If we can agree on the essentials of the faith (which we’ll address another time), the rest will work itself out and you are my brother or sister in Christ.

   Say goodnight, Gracie.

 

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   It’s funny how you can be so sure that you’re right about something and then God decides to bonk you on the head and show you that you’re not nearly as smart as you think you are.

   Two years ago this month we moved to Kansas City with very little certainty. The only thing I knew for sure was where we would attend church. This came following a number of phone calls with the pastor of said church who was the exact type of pastor, in the exact type of church, with the exact type of doctrinal stance I was looking for. Rigid, traditional, and Calvinistic to the core. If I was certain of one thing, it was that this church was exactly what we, as a family, and me, as a seminary student needed. No nonsense. No frills. No topical sermons. No contemporary music. No programs. Yes… this was it.

   Perhaps for a while I was right. They embraced us and the pastor took an interest in me and my studies. All was well. That is, until I announced that the Lord had called us into a ministry of church planting.

   Things soured quickly.

   Church planting, in the mind of that pastor was not a valid ministry. It was a gimmick intended to harm established churches. I was told that I needed to forget this calling and take over the pulpit from him once he retired. Thanks, but no thanks.

   Not only did things sour between him and myself, but things began to sour within me. I found myself loathing even walking in the door. I was disinterested in the sermons and had a heart unable and unwilling to worship during the hymns. I also had a problem. My family loved the church and did not want to leave.

   In retrospect I’m glad at the time they didn’t, because things needed dealt with.

   In the meantime, my buddy Tim and I embarked on what would become known as Ben & Tim’s Not My Church Tour. It was these adventures that helped initiate a change in me. For the first time I was able to see and experience worship in ways that I had always bemoaned as trite and insincere. Moreover, I was able to see how wrong I had been! From churches in parking garages to ornate Cathedrals, I saw people who’s hearts were truly full of the love of Christ and who worshiped Him not out of obligation, but out of gratefulness and joy. We witnessed everything from Catholic Mass to upbeat Pentecostalism to hipsters trying to live out their rock n’ roll dreams by way of songs by Matt Maher, David Crowder, and Matt Redman. But each had one thing in common (doctrinal differences aside)… they were all sincere in their worship of God.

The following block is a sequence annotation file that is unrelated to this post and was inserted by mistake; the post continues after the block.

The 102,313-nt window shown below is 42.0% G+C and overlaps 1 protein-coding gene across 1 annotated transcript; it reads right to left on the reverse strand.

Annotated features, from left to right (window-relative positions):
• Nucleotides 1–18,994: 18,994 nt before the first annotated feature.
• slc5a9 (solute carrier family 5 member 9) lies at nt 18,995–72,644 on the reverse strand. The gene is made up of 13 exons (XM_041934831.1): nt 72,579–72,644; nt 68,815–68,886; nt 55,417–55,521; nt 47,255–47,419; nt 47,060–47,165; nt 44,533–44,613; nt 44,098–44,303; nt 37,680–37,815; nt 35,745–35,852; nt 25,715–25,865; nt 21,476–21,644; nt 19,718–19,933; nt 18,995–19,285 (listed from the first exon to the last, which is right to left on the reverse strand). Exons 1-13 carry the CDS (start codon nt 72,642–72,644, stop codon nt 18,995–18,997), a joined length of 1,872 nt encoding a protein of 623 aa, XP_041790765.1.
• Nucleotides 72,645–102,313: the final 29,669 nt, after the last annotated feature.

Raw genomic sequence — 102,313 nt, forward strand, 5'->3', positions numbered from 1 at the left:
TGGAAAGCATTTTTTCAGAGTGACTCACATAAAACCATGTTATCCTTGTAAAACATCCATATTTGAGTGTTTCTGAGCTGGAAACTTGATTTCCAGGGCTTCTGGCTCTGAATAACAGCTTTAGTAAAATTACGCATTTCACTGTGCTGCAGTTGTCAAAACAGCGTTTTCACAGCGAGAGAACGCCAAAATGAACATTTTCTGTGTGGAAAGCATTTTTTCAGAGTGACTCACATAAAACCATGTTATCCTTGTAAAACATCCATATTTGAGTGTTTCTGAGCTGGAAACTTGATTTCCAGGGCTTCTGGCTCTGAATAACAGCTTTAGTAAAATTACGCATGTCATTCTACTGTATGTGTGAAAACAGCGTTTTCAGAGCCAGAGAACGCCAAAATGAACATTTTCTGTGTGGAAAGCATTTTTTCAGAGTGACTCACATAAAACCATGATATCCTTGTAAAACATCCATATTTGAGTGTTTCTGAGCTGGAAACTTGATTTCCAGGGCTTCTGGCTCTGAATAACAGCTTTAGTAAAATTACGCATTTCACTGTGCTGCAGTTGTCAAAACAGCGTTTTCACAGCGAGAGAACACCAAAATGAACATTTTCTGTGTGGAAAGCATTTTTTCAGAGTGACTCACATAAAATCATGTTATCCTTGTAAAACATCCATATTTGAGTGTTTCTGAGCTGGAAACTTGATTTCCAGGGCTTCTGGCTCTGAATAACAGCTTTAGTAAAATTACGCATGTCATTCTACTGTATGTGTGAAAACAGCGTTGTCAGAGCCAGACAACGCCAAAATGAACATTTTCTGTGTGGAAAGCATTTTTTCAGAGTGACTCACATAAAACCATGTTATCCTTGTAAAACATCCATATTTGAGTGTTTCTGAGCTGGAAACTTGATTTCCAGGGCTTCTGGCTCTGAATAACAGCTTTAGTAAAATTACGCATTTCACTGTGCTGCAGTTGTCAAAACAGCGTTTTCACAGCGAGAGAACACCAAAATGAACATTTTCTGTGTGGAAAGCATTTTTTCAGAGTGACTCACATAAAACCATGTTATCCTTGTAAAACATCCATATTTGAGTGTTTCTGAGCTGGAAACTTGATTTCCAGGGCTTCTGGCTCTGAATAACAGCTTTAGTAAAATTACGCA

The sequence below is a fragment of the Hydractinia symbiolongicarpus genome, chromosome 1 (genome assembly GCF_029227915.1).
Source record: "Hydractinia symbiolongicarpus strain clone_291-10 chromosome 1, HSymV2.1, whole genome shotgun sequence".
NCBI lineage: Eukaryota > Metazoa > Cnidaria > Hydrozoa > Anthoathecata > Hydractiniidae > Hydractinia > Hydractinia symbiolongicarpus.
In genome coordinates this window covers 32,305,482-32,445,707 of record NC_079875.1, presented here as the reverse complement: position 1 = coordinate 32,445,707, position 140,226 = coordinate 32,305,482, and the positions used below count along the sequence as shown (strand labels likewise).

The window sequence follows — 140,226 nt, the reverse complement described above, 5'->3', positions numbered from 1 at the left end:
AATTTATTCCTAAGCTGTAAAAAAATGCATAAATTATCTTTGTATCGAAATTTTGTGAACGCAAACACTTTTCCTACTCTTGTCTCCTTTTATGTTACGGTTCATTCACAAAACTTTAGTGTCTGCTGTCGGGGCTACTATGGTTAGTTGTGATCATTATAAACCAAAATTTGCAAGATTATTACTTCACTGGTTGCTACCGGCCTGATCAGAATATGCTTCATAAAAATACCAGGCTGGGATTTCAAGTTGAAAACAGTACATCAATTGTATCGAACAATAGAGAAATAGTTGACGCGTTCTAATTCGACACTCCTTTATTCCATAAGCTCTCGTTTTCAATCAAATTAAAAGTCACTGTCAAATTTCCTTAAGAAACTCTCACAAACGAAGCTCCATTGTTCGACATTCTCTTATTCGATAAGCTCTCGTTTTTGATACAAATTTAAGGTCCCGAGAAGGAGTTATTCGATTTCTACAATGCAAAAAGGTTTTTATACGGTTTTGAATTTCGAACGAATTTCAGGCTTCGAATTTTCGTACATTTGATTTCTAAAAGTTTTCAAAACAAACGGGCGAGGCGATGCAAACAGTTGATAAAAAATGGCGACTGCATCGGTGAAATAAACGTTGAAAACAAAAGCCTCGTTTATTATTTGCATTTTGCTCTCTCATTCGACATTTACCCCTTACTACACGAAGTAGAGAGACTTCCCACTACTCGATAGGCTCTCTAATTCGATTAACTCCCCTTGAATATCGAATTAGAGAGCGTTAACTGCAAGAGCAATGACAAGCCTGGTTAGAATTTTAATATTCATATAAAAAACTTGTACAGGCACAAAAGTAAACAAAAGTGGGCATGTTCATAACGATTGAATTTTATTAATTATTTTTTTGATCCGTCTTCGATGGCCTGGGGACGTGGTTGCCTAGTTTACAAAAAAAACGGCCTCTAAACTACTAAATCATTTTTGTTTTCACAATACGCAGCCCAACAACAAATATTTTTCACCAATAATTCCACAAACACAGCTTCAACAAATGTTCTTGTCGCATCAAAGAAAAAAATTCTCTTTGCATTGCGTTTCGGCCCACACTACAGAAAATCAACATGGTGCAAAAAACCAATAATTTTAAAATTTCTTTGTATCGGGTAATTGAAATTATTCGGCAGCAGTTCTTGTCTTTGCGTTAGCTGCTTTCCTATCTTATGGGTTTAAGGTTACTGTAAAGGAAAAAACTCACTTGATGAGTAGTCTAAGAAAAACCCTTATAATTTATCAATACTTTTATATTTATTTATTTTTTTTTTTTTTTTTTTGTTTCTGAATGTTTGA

Knowing that I was lacking this worshipful heart made me sad. Sincerely sad. I knew a change had to come.

   Finally I did what I should have done much earlier. I made amends with my pastor. I explained that his statements were hurtful and that I disagreed with him, but I was no longer angry and I still loved him and was grateful to him for all he had done for my family and I. For the first time in months we had a good, heartfelt talk that day.

   Almost immediately, the Lord seemed to show me that He was finally happy that I’d stopped being an arrogant, jaded, knot-head and did the right thing by opening the door to transition into a new church. A church so far removed from what I wanted when we moved to Kansas City that they almost seemed to be different entities altogether.

   In January of 2012 I was happy with nothing less than a traditional church in a traditional church building with classically reverent hymns (on your choice of piano or organ), a pastor who held tight to the Doctrines of Grace (five points of Calvinism) and was rarely seen without a pressed suit and tie, and sermons preached from Ye Olde Authorized King James Bible (which I still like, mind you). Now however, in January of 2014 I find myself in a very non-traditional church which meets in a dance studio (although there are stained glass windows, so that’s cool), dies neither on the hill of Calvinism nor Arminianism, has a worship band with both contemporary music and electric instruments, a dress code that essentially asks that you please wear clothes of some sort, and that doesn’t believe that all non-KJV Bible translations are penned by the hand of the devil. And you know what..? I noted this past Sunday that I was finally truly, sincerely, humbly, and exuberantly worshipful!

   God is so much smarter than me.

   In closing, if you would like to read more about Ben & Tim’s Not My Church Tour, go here: http://benjaminsdennis.tumblr.com/

   Also, if you would like to visit my new church, go here for info: http://www.legacychurchkc.org/

   Farewell humanity and Godspeed.